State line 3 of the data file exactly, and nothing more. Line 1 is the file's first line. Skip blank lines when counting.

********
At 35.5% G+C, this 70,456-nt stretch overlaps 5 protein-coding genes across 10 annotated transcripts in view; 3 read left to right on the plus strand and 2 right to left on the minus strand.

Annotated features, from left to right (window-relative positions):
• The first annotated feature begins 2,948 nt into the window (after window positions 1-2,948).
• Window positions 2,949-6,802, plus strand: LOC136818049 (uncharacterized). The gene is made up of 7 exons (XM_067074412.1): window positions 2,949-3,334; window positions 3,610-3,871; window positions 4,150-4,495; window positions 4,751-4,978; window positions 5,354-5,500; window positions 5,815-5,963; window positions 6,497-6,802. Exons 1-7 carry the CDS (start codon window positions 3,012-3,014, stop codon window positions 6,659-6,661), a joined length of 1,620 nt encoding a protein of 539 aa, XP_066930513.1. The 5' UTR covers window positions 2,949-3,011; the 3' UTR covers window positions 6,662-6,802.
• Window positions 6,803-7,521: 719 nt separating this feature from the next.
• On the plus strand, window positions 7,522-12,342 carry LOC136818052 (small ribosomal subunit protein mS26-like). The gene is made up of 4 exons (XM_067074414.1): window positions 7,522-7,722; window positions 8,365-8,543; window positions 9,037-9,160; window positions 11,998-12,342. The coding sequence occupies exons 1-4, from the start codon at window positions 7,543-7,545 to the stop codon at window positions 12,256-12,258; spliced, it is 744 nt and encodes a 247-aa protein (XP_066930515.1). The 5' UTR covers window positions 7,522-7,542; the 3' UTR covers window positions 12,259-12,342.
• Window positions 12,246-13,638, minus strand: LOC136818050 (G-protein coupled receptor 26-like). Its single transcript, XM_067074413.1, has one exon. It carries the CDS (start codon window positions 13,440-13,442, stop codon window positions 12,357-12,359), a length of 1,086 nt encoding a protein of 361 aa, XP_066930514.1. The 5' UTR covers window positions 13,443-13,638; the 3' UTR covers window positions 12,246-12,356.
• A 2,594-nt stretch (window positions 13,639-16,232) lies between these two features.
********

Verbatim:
• The first annotated feature begins 2,948 nt into the window (after window positions 1-2,948).